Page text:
Este artigo propõe um método sistematico para modelagem de sistemas não-lineares na forma de inclusões diferenciais limitadas por norma (IDLNs). O modelo de IDLN resultante é adequado para aplicação de técnicas de projeto de controle linear, o que possibilita atender critérios específicos de desempenho dinâmico para o sistema não linear original em uma região de operação de interesse no espaço de estados, a partir de um controlador linear projetado para a sua representação na forma de IDLN. Então, um procedimento para projeto de um controlador por realimentação dinâmica de saída para um sistema descrito na forma de IDLN é também proposto neste artigo. Uma das principais contribuições da abordagem proposta de modelagem e controle é a aplicação do teorema do valor intermediário para representar sistemas não-lineares na forma de um modelo linear com parâmetros variantes no tempo, o qual é então mapeado em uma inclusão diferencial linear politópica (IDLP). Para evitar o problema combinatório inerente aos modelos politópicos para sistemas de médio e grande porte, a IDLP é transformada em uma IDLN, e este processo é feito de tal forma que todas as trajetórias do sistema não-linear original sejam também trajetórias do modelo resultante de IDLN. Além do mais, é também possível escolher uma estrutura particular para os parâmetros da IDLN de forma à reduzir o conservadorismo na representação do sistema não-linear pelo modelo de IDLN, e esta característica é também uma importante contribuição deste artigo. Quanto ao projeto do controlador, ele é formulado como um problema de busca por uma solução que satisfaça um conjunto de restrições escritas na forma de desigualdades matriciais bilineares (ou BMIs, do inglês bilinear matrix inequalities). Tal solução é então encontrada usando-se um procedimento de separação em duas etapas que transforma o conjunto original de BMIs em um conjunto correspondente de desigualdades matriciais lineares (ou LMIs, do inglês linear matrix inequalities). Dois exemplos numéricos são apresentados para demonstrar a eficiência da abordagem proposta.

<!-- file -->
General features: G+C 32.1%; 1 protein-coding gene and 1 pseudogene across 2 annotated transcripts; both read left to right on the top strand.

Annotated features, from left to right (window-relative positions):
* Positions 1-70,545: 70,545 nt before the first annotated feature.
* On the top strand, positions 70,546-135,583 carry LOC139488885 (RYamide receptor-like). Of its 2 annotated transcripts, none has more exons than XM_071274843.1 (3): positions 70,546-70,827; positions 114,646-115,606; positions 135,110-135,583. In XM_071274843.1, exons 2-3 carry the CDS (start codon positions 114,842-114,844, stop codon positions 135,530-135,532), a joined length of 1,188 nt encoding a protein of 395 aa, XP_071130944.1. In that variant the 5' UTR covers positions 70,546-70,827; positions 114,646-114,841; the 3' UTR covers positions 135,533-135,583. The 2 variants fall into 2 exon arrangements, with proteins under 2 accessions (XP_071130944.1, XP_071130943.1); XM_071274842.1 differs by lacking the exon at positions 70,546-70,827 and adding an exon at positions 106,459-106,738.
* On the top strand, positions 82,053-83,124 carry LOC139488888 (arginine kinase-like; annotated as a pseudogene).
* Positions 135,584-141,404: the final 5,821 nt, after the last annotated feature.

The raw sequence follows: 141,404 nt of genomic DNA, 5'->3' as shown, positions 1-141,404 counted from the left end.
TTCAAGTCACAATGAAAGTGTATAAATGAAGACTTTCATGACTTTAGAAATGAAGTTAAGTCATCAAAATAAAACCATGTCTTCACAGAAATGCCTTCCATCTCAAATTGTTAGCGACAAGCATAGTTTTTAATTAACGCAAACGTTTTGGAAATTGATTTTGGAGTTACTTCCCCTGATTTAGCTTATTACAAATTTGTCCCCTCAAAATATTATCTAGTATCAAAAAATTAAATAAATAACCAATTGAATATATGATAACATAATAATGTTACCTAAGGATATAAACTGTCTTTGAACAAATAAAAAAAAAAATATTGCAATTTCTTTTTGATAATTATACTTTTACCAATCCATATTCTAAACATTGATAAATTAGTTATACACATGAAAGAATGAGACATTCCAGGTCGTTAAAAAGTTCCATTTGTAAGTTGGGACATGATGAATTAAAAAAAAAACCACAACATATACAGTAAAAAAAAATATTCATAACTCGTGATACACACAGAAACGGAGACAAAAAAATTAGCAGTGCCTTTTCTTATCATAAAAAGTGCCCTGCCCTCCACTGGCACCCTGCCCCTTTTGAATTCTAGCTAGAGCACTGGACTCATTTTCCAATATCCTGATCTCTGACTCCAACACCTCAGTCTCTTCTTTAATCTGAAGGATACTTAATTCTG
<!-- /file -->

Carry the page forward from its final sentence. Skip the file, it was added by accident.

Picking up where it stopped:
Palavras-chave: sistemas não-lineares; controle por realimentação dinâmica de saída; inclusões diferenciais lineares; controle robusto; desigualdades matriciais lineares.


 

 

1 INTRODUCTION

Stability analysis and control synthesis for complex systems (such as, nonlinear systems involving saturation or time-varying uncertainties) can be simplified by the use of linear descriptions of these dynamical systems in the form of linear differential inclusions (LDIs). Generally speaking, it may be possible to ensure that the trajectories of such a system exhibit certain features by analyzing a corresponding model in the form of an LDI. Necessary conditions that guarantee, for example, the existence of a polytopic LDI (PLDI) containing all trajectories of a particular nonlinear system are discussed and demonstrated in (Boyd et al., 1994; Hu and Chen, 2007).

A wide variety of analysis and control problems have been formulated and solved for different classes of LDIs, most of them in the form of linear matrix inequalities (LMIs) (e.g., (Boyd et al., 1994); (Xie and de Souza, 1992; Bernard et al., 1997)). The LMI approach makes it easy to include stability and performance specifications (such as, a minimum decay rate and bounds on the output peak values) in the formulation of analysis and synthesis problems for LDIs. Once the problem is written in terms of LMIs, efficient convex search or optimization methods can be used to find a solution to it (Boyd et al., 1994). Based on this feature, it may be easier to design a controller for a nonlinear system using a linear description of it in the form of an LDI.